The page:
Sam Bankman-Fried’s Lawyers Propose Installing Monitoring Software on His Phone
At a hearing in New York on Thursday, Judge Lewis Kaplan indicated that he was concerned about Bankman-Fried’s ability to hide or delete his communications.
The New York judge overseeing Sam Bankman-Fried’s criminal case has ordered the former FTX CEO’s lawyers to submit a new proposal to modify his bail conditions that would include more detail on the lawyers’ suggestion that Bankman-Fried install an application on his phone to automatically record and archive his communications.
The proposal, if ultimately accepted by U.S. District Court Judge Lewis Kaplan, would end the nearly two-week-long spat between federal prosecutors and Bankman-Fried’s lawyers over his bail conditions.
Issues with Bankman-Fried’s bail conditions became public on Jan. 27, when prosecutors submitted a letter to the court urging Kaplan to amend Bankman-Fried’s bail conditions to prohibit him from attempting to contact any former or current employees of Alameda Research or FTX, as well as using Signal or other ephemeral messaging applications.
In their letter, prosecutors alleged that Bankman-Fried had already attempted to reach out to at least one potential witness in the case – identified as Ryne Miller, the current general counsel for FTX US – to allegedly attempt to influence his future witness testimony. Prosecutors also said that discovery in the case had been impeded by Bankman-Fried’s habit of using self-deleting messaging applications.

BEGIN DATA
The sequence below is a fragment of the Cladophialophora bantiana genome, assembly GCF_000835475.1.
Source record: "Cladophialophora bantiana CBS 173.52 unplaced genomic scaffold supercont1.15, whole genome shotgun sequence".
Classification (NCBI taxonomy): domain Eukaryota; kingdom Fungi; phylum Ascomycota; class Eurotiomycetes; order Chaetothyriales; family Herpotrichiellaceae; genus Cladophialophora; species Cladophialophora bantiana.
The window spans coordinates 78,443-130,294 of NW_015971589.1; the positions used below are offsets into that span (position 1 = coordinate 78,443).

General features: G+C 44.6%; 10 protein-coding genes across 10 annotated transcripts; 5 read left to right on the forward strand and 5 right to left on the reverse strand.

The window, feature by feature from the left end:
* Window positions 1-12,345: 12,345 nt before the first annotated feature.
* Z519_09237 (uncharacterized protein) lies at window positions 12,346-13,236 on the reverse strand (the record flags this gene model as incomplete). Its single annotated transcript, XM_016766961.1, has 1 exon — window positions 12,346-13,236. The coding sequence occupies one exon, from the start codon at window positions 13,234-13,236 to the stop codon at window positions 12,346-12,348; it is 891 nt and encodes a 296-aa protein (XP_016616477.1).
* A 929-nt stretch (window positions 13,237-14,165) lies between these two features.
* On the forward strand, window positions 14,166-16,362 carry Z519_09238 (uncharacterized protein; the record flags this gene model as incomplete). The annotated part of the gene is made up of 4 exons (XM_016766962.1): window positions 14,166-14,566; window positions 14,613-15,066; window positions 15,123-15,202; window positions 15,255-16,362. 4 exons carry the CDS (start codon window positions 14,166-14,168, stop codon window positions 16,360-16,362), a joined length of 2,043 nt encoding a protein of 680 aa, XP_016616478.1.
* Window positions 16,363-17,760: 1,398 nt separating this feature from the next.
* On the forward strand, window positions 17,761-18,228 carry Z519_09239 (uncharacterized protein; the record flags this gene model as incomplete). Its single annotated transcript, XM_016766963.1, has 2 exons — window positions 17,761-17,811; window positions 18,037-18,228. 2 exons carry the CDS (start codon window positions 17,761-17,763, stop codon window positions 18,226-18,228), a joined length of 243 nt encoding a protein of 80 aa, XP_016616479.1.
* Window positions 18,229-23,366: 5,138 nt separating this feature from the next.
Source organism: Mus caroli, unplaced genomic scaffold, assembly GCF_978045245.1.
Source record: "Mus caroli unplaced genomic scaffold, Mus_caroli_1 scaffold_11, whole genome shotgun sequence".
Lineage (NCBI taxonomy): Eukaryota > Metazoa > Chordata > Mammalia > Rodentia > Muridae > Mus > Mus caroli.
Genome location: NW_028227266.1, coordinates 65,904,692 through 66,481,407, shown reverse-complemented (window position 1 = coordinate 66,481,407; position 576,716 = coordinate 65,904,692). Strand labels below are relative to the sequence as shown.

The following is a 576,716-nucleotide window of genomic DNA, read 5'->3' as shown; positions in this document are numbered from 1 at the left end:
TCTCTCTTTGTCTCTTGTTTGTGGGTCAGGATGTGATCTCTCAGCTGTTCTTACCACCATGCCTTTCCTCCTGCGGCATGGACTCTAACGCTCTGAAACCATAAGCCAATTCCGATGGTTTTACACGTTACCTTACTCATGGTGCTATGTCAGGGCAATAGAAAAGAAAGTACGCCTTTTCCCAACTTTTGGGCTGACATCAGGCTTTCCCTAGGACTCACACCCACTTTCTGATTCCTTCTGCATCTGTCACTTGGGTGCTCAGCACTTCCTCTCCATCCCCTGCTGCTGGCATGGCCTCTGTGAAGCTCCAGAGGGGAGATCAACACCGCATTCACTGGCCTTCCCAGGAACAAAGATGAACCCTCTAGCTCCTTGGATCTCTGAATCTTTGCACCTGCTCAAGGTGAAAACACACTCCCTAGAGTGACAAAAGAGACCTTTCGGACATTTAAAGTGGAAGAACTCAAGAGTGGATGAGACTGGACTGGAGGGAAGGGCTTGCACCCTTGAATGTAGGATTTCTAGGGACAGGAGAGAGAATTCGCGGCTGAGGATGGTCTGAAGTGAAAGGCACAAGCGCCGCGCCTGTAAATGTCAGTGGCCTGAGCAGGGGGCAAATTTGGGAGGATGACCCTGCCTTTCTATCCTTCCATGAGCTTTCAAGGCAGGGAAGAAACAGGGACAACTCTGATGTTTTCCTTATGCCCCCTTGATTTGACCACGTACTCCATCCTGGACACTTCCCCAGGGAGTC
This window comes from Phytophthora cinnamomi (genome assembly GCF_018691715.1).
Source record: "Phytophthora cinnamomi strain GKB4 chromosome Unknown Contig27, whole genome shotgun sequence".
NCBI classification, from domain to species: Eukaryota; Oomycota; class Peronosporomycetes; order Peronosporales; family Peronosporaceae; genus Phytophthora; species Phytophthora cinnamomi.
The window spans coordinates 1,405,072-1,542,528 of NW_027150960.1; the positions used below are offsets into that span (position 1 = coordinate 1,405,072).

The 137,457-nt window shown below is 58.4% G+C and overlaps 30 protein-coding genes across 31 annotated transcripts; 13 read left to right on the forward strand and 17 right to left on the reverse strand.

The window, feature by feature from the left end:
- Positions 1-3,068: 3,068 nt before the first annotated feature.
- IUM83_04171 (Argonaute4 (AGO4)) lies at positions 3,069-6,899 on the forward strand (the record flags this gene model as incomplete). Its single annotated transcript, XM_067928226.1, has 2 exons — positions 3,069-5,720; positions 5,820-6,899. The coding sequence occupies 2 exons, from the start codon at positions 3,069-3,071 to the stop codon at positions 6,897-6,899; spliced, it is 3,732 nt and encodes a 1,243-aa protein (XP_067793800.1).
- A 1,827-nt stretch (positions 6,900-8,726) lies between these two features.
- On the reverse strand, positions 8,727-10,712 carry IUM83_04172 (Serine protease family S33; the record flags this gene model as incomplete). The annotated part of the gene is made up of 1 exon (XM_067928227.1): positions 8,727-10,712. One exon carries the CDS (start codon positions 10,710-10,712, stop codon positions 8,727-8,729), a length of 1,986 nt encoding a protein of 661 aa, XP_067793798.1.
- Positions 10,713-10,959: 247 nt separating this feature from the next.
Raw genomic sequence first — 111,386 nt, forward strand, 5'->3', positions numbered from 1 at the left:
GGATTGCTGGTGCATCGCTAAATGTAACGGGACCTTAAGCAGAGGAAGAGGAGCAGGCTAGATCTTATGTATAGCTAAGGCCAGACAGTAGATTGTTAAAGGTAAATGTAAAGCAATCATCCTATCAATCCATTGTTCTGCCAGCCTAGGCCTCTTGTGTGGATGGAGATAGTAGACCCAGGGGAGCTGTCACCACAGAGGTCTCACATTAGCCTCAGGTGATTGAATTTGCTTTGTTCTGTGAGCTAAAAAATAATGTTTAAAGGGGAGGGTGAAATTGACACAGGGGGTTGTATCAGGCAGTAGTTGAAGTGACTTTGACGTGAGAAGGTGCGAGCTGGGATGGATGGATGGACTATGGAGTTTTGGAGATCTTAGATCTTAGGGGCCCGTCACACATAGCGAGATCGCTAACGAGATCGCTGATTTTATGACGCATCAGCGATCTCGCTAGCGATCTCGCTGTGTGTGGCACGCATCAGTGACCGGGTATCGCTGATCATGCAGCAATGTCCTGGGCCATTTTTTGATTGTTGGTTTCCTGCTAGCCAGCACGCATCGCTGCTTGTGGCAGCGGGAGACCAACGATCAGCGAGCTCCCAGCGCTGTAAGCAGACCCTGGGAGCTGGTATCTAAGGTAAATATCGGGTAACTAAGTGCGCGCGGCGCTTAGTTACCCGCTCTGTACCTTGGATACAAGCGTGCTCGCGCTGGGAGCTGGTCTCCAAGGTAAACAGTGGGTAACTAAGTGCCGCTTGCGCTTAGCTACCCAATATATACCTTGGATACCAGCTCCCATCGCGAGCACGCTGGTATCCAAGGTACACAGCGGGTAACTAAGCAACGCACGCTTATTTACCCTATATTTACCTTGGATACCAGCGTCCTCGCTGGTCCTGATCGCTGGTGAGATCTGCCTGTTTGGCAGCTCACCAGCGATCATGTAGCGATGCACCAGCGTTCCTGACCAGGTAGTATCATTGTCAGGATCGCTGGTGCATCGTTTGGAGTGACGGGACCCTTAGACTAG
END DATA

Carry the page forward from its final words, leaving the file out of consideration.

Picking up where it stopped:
Kaplan tentatively agreed to modify Bankman-Fried’s bail conditions to meet the prosecution’s requests, but Mark Cohen, Bankman-Fried’s attorney, pushed back. In a separate filing, Cohen argued that Bankman-Fried needed to contact certain current and former employees, including FTX’s in-house therapist, George Lerner, for “personal support.”
On Feb. 6, Cohen filed a letter with the court telling Kaplan that an agreement had been reached with federal prosecutors on a list of former employees acceptable for Bankman-Fried to communicate with, and certain apps, including iMessage and Zoom, that were acceptable for Bankman-Fried to use.
The next day, however, Kaplan rejected the proffered agreement.
During Thursday’s hearing, Kaplan requested a written list of former and current employees with whom Bankman-Fried would be allowed to communicate. Kaplan also said he was concerned about Bankman-Fried’s ability to encrypt his messages or otherwise evade surveillance under the current terms of the joint agreement, leading to his lawyers’ proposal that he install monitoring software on his phone.
“I mean, I think I know what ‘encrypted’ means,” Kaplan said. “I’ve read all the spy novels, too.”
In addition to reading spy novels, Kaplan said he’d spent the prior evening reading up on a recently discovered trove of letters written by Mary, Queen of Scots during her imprisonment. The 57 letters the Catholic monarch and cousin to England's Queen Elizabeth I wrote to her supporters were encrypted, and took a team of cryptographers two months to decode.
“We’re being shortsighted to focus on apps,” Kaplan said. “Don’t you think this defendant is bright enough to encrypt something without a computer?”
“To the extent that the defendant decides to communicate via handwritten code … that’s not really something we’re worried about,” Danielle Sassoon, the lead prosecutor, told Kaplan.
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